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First invented in 1839 by William Grove, a fuel cell is an electrochemical energy conversion device that produces electricity by combining hydrogen and oxygen into water. Like batteries, fuel cells convert potential chemical energy into electrical energy and generate heat as a by-product. However, the chemical energy is stored inside batteries—rather than generated— they can only operate for a limited duration until they need to be discarded or recharged. Fuel cells, on the other hand, can continuously generate electricity as long as they are supplied with fuel (hydrogen) and an oxidant.
Fuel cells can be used anywhere you need power. In 2016, more than 65,000 fuel cells, totaling over 300 MW, were shipped worldwide. Continued growth in fuel cell usage has been encouraged by governmental green energy programs and tax credits in China, Europe, Japan and the USA.
Leading companies such as Apple, Verizon and Coca-Cola are generating power with stationary, hydrogen fuel cells. Hydrogen fuel cell vehicles from Toyota, Honda and other companies are coming to market and metropolitan areas are beginning to migrate to clean hydrogen-fuel buses. Hydrogen refilling stations in California and other states are overcoming the challenges of hydrogen distribution for consumers. Indeed, the US Department of Energy notes that hydrogen and fuel cells are on the verge of a “tipping point” much like solar energy was a number of years ago.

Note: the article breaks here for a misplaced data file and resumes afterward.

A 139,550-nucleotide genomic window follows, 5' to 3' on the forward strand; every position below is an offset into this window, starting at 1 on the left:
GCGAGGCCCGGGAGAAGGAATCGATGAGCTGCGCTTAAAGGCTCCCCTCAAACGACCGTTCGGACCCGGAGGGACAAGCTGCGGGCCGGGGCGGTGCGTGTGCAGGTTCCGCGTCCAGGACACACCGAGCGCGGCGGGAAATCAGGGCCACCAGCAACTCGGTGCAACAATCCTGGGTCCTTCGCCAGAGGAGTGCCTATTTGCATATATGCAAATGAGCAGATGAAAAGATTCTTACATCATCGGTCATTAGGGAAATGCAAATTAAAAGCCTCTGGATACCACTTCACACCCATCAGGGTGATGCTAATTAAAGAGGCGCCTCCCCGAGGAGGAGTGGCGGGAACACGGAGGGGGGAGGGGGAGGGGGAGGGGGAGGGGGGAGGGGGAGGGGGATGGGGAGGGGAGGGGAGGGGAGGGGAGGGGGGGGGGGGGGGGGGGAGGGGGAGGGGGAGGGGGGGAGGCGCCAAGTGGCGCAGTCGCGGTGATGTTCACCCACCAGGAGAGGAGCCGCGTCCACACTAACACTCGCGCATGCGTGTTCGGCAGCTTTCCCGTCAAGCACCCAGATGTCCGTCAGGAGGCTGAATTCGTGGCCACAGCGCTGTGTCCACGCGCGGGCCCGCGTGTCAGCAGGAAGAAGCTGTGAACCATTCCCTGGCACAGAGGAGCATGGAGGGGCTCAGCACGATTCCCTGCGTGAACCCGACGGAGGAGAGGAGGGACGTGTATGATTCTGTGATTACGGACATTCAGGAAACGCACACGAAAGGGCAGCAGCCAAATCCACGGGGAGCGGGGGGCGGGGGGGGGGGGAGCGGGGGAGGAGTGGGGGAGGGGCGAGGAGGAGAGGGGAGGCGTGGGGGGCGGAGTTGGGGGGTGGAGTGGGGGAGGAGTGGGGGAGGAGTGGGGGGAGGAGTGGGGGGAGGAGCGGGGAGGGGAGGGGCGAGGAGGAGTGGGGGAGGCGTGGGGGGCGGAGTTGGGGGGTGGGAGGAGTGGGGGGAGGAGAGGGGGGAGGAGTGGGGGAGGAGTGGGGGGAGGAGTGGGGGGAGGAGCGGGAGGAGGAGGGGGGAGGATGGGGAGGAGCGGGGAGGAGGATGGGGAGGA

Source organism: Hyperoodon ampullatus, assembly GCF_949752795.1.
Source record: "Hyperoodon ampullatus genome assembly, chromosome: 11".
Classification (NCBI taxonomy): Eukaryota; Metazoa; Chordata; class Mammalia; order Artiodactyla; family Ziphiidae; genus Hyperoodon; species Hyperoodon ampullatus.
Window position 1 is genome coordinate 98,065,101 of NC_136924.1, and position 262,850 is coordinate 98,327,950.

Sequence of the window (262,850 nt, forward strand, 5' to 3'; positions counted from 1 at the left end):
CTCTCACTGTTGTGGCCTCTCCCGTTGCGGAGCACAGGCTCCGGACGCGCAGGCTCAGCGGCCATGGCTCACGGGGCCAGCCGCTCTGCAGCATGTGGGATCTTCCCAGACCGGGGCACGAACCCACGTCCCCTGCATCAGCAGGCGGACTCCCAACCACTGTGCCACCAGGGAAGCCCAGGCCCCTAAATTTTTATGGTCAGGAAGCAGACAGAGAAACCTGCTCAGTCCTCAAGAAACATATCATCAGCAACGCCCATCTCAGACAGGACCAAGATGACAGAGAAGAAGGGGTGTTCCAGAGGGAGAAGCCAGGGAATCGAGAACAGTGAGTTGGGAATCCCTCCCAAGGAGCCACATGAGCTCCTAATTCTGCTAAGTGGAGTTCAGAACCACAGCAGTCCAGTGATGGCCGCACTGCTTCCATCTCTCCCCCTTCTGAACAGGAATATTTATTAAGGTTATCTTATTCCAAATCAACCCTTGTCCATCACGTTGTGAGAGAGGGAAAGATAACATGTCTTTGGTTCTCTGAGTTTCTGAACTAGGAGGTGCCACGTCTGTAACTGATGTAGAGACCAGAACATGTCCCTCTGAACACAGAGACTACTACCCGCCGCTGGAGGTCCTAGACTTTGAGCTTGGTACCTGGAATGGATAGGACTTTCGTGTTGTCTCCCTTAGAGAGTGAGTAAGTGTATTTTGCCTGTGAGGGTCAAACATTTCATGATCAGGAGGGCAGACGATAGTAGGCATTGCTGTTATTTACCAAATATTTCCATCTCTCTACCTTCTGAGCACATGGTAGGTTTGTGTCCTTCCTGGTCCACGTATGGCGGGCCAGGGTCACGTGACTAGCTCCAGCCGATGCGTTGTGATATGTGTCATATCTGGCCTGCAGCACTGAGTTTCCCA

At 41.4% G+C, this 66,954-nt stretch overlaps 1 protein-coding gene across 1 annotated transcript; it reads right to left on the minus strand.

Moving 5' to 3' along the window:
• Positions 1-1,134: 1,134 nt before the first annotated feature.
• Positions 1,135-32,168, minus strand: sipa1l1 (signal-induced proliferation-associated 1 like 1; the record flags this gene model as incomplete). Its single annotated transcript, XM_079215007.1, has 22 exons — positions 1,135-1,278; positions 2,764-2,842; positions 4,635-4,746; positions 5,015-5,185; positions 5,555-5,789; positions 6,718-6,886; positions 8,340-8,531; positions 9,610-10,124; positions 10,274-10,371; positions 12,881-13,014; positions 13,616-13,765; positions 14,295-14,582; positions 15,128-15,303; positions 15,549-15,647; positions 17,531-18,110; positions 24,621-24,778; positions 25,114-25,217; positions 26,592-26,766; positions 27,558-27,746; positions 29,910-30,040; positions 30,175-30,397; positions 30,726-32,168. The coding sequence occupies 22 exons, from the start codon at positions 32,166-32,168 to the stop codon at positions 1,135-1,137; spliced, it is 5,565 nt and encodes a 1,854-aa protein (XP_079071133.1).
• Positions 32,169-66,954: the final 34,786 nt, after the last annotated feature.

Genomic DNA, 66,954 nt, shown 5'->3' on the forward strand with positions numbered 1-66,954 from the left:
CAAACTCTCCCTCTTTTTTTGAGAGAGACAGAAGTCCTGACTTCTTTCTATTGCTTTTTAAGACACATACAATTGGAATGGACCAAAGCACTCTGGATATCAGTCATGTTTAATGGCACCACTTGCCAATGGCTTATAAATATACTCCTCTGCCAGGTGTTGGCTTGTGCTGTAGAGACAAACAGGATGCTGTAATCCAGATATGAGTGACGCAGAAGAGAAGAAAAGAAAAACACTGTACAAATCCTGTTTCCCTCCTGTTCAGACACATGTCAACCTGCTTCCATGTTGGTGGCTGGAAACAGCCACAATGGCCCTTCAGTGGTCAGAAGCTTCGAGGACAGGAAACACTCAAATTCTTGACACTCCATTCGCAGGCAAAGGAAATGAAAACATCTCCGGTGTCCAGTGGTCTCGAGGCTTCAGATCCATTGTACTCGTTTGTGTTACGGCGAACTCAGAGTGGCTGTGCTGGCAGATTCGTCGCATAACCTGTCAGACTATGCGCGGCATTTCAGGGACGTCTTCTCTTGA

Fuel cells are characterized by the type of electrolytes used to separate the fuel cell electrodes. Since different materials are electrolytic at different temperature levels, fuel cells are classified as low temperature, medium temperature and high temperature.
There are five primary types of fuel cells:
• Alkaline Fuel Cells (low temperature)• Proton Exchange Membrane Fuel Cells (low temperature)• Phosphoric Acid Fuel Cells (medium temperature)• Molten Carbonate Fuel Cells (high temperature)• Solid Oxide Fuel Cells (high temperature)
Each type of fuel cell has its own inherent strengths and weaknesses that make them more suitable for specific markets and applications.
For more information about fuel cells, download our white paper, “The Big Deal With Fuel Cells.”